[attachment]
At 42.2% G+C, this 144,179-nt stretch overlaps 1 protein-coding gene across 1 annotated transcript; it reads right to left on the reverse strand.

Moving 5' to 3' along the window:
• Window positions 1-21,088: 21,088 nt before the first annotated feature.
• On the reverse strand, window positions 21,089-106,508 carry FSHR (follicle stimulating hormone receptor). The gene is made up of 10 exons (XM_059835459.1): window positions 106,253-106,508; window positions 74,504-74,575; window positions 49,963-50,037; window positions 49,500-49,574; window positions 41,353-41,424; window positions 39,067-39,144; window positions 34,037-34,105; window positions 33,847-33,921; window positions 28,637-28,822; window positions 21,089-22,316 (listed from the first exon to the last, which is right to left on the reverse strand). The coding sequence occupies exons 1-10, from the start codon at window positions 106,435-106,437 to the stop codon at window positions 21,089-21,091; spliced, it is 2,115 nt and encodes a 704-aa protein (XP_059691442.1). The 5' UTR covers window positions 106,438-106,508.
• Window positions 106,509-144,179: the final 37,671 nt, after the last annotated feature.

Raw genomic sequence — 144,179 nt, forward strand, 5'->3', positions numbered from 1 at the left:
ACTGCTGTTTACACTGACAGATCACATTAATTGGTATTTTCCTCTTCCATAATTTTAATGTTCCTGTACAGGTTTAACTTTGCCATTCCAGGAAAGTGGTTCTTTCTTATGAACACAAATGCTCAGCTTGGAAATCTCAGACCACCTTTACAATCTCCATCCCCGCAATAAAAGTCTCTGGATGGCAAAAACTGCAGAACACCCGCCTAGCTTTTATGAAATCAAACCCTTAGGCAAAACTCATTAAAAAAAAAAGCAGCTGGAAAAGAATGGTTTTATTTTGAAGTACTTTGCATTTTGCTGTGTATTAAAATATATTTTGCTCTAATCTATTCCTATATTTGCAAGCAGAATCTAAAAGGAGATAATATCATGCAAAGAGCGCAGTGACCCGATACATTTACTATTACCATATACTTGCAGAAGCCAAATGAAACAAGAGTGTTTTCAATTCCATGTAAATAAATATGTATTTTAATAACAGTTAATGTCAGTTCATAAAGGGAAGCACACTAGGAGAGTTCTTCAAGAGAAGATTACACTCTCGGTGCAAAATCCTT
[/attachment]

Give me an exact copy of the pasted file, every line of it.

At 42.2% G+C, this 144,179-nt stretch overlaps 1 protein-coding gene across 1 annotated transcript; it reads right to left on the reverse strand.

Moving 5' to 3' along the window:
• Window positions 1-21,088: 21,088 nt before the first annotated feature.
• On the reverse strand, window positions 21,089-106,508 carry FSHR (follicle stimulating hormone receptor). The gene is made up of 10 exons (XM_059835459.1): window positions 106,253-106,508; window positions 74,504-74,575; window positions 49,963-50,037; window positions 49,500-49,574; window positions 41,353-41,424; window positions 39,067-39,144; window positions 34,037-34,105; window positions 33,847-33,921; window positions 28,637-28,822; window positions 21,089-22,316 (listed from the first exon to the last, which is right to left on the reverse strand). The coding sequence occupies exons 1-10, from the start codon at window positions 106,435-106,437 to the stop codon at window positions 21,089-21,091; spliced, it is 2,115 nt and encodes a 704-aa protein (XP_059691442.1). The 5' UTR covers window positions 106,438-106,508.
• Window positions 106,509-144,179: the final 37,671 nt, after the last annotated feature.

Raw genomic sequence — 144,179 nt, forward strand, 5'->3', positions numbered from 1 at the left:
ACTGCTGTTTACACTGACAGATCACATTAATTGGTATTTTCCTCTTCCATAATTTTAATGTTCCTGTACAGGTTTAACTTTGCCATTCCAGGAAAGTGGTTCTTTCTTATGAACACAAATGCTCAGCTTGGAAATCTCAGACCACCTTTACAATCTCCATCCCCGCAATAAAAGTCTCTGGATGGCAAAAACTGCAGAACACCCGCCTAGCTTTTATGAAATCAAACCCTTAGGCAAAACTCATTAAAAAAAAAAGCAGCTGGAAAAGAATGGTTTTATTTTGAAGTACTTTGCATTTTGCTGTGTATTAAAATATATTTTGCTCTAATCTATTCCTATATTTGCAAGCAGAATCTAAAAGGAGATAATATCATGCAAAGAGCGCAGTGACCCGATACATTTACTATTACCATATACTTGCAGAAGCCAAATGAAACAAGAGTGTTTTCAATTCCATGTAAATAAATATGTATTTTAATAACAGTTAATGTCAGTTCATAAAGGGAAGCACACTAGGAGAGTTCTTCAAGAGAAGATTACACTCTCGGTGCAAAATCCTT